Lender:
TD Canada Trust
TD Canada Trust
Rate:
2.14%
Rate Type:
3-year Fixed
Lender:
TD Canada Trust
TD Canada Trust
Rate:
2.44%
Rate Type:
5-year Fixed
Lender:
TD Canada Trust
TD Canada Trust
Rate:
2.79%
Rate Type:
1-year Fixed
Lender:
TD Canada Trust
TD Canada Trust
Rate:
2.94%
Rate Type:
2-year Fixed
Lender:
TD Canada Trust
TD Canada Trust
Rate:
3.74%
Rate Type:
4-year Fixed
Lender:
TD Canada Trust
TD Canada Trust
Rate:
5.24%
Rate Type:
6-year Fixed
Lender:
TD Canada Trust
TD Canada Trust
Rate:
5.35%
Rate Type:
7-year Fixed
Lender:
TD Canada Trust
TD Canada Trust
Rate:
5.6%
Rate Type:
10-year Fixed

 

TD Mortgage Rates

The Toronto-Dominion Bank, commonly referred to as TD Bank, is a multinational bank in Canada that was created following the 1955 merger of The Dominion Bank and the Bank of Toronto. Today TD Bank is considered the second largest bank in Canada based on market capitalization, although by assets alone it is ranked the first. The bank serves over 11 million customers in Canada and 26 million globally. TD Bank offers an array of products including retail and commercial banking, capital markets, insurance products, and wealth management.

TD Fixed Rate Mortgages

A fixed rate mortgage involves a stable interest rate that does not fluctuate over the course of the loan’s term. 


TD Variable Rate Mortgages

A variable rate mortgage involves an interest rate that fluctuates based on a certain benchmark, usually a prime rate. Below are TD’s current posted rates:

 

TD Home Equity FlexLine

TD Home Equity FlexLine is a home equity line of credit (HELOC). In other words, it’s a line of credit that uses positive equity in your home as security. You can borrow up to 80% of your home’s value with TD, but this amount could be lower if you presently hold a mortgage or are using 100% revolving credit. The interest rate for the TD Home Equity FlexLine is variable. The TD Prime Rate is currently set at 2.45%.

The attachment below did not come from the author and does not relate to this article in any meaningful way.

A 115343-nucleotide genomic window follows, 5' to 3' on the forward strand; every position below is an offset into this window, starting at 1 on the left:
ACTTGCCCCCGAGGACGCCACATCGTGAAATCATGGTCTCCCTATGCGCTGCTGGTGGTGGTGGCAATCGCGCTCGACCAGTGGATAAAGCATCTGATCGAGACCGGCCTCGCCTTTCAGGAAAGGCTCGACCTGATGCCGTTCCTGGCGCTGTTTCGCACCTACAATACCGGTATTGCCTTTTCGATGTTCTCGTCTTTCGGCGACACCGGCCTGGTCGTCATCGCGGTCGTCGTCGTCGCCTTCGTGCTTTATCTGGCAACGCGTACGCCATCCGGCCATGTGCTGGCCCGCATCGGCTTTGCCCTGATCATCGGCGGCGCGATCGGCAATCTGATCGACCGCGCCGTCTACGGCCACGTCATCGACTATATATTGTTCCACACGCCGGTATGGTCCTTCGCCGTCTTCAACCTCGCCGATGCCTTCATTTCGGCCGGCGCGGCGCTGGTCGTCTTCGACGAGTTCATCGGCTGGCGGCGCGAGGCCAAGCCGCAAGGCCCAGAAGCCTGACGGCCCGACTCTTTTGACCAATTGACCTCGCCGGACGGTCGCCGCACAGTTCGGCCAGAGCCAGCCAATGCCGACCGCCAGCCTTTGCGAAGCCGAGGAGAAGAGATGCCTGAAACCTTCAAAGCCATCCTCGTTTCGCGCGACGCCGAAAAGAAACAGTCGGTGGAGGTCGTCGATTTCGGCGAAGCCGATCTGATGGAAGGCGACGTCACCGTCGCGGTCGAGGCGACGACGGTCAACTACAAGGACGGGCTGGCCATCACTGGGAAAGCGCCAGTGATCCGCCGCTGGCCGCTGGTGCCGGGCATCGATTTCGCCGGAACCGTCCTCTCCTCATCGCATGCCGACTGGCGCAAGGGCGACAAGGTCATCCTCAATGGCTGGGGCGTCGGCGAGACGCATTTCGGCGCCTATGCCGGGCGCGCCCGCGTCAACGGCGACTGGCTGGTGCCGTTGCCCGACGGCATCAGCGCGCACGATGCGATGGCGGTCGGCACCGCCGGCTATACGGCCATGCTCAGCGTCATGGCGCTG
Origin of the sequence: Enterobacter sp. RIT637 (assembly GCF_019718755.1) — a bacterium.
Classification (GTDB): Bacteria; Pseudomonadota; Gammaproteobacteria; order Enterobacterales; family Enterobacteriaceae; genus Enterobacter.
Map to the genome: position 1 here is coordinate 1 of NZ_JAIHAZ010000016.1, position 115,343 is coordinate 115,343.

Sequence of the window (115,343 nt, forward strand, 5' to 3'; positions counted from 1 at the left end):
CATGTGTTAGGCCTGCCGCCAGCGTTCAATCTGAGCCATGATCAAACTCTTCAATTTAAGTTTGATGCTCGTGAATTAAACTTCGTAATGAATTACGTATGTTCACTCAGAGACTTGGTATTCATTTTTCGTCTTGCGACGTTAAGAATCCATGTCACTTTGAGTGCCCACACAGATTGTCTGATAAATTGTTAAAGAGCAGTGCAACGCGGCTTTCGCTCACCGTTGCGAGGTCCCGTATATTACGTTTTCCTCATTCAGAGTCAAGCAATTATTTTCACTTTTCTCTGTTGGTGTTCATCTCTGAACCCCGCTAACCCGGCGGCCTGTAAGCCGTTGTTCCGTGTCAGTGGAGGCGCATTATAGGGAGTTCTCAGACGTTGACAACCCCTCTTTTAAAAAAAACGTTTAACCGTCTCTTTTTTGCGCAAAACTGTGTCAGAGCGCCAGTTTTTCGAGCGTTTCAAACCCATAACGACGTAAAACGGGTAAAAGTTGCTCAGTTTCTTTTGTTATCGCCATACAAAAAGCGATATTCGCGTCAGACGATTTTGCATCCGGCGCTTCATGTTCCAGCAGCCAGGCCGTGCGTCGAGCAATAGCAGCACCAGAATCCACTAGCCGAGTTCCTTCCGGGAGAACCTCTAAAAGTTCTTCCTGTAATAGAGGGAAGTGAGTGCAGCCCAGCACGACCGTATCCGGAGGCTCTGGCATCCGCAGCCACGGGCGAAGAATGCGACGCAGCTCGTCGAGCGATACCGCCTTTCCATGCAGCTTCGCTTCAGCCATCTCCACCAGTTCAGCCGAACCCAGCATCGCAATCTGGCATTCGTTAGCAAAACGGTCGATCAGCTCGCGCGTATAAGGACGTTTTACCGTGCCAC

TD’s HELOC product is unique because there is an option to have a revolving and term portion. The revolving portion is the amount that you can borrow up to a credit limit that is subject to the variable interest rate. Like all lines of credit, only interest payments are due periodically and you can pay down the balance at your own pace.

The term portion of the FlexLine is optional. If you wish, you can convert part or all of the revolving portion into a term portion. The term portion is essentially a term loan because it is subject to regular payments and must be repaid by a certain date. There is the option to have a closed or open prepayment term portion.

TD Mortgage Prepayment Penalty

If your mortgage is closed, prepayment penalties will likely apply if you attempt to pay part or all of the balance early. Mortgages are a contractual obligation and if you make a payment early, you’re violating the contract which is why you could incur a prepayment penalty. Every bank’s prepayment penalty policy and fee varies.

You can calculate what your prepayment penalty will be using TD’s mortgage prepayment calculator. Even though you might incur a fee, it could still be worth the penalty which is why it’s important to understand the cost.

How to Get a TD Mortgage Pre-Approval

Getting pre-approved for a mortgage can help you stick to a budget while shopping and make the purchasing process smoother. The mortgage pre-approval process only takes 5 to 10 minutes. If you’re approved, TD will hold your mortgage offer for 120 days.

In order to prequalify for a TD mortgage, you usually need to meet the following criteria:

  • Have good credit
  • Have steady, reliable income, usually from full-time employment
  • Be a resident of Canada with a valid Canadian address
  • Be the age of majority in your province or territory

For a pre-approval meeting with a TD representative, the bank suggests you bring the following documents and information:

  • Current address
  • Previous addresses, if you’ve lived at your current address for less than 3 years
  • Your current employer’s information, such as their address, phone number, etc.
  • Previous employer’s information, if you’ve worked with your current employer for less than 3 years
  • Source of verifiable income, such as pay stubs, letters of employment, etc.